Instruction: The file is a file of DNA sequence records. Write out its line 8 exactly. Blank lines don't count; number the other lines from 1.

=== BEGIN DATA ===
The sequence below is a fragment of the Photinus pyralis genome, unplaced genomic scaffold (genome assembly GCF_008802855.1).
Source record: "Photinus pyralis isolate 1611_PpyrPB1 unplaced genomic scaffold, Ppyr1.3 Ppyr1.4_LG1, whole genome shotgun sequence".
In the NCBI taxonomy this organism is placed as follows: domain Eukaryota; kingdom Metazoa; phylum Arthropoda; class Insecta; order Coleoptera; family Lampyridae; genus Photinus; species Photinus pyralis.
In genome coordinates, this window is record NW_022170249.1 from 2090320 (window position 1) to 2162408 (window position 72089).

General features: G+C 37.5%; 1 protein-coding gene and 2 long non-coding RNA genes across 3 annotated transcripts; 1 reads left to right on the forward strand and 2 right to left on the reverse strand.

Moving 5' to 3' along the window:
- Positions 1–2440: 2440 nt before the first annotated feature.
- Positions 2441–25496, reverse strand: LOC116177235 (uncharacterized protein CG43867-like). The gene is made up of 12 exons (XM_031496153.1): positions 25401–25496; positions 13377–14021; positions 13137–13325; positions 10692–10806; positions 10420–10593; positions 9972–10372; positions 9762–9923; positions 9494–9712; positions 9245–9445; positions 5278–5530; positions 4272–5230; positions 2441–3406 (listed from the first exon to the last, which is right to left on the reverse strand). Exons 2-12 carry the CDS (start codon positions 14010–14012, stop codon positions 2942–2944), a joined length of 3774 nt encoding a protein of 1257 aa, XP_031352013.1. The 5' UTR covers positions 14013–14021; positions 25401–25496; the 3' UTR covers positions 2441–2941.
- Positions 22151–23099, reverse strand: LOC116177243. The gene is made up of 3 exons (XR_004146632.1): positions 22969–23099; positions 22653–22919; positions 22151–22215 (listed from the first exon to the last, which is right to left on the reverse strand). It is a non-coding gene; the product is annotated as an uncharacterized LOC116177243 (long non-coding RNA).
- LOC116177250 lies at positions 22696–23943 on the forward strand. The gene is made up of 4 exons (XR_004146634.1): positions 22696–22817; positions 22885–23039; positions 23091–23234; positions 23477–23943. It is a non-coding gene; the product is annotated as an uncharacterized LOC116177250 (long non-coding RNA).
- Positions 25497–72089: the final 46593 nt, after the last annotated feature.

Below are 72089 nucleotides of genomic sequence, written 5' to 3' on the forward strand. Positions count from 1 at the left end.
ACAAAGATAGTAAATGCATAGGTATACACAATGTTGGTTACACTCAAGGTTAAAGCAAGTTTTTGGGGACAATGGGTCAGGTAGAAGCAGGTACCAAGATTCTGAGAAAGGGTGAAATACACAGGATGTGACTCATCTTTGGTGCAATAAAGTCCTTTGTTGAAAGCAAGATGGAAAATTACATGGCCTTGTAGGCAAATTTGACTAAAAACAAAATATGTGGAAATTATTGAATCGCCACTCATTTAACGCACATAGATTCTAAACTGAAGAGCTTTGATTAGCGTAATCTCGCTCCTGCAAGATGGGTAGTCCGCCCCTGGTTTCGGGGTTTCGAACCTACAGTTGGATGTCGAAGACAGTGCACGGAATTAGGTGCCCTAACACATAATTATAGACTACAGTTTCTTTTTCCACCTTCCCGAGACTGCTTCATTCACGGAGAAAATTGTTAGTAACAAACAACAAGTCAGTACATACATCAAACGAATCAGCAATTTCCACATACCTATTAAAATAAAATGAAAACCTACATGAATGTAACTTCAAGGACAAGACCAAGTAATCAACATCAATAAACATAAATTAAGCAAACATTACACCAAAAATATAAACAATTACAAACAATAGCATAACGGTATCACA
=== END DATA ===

- Positions 2441–25496, reverse strand: LOC116177235 (uncharacterized protein CG43867-like). The gene is made up of 12 exons (XM_031496153.1): positions 25401–25496; positions 13377–14021; positions 13137–13325; positions 10692–10806; positions 10420–10593; positions 9972–10372; positions 9762–9923; positions 9494–9712; positions 9245–9445; positions 5278–5530; positions 4272–5230; positions 2441–3406 (listed from the first exon to the last, which is right to left on the reverse strand). Exons 2-12 carry the CDS (start codon positions 14010–14012, stop codon positions 2942–2944), a joined length of 3774 nt encoding a protein of 1257 aa, XP_031352013.1. The 5' UTR covers positions 14013–14021; positions 25401–25496; the 3' UTR covers positions 2441–2941.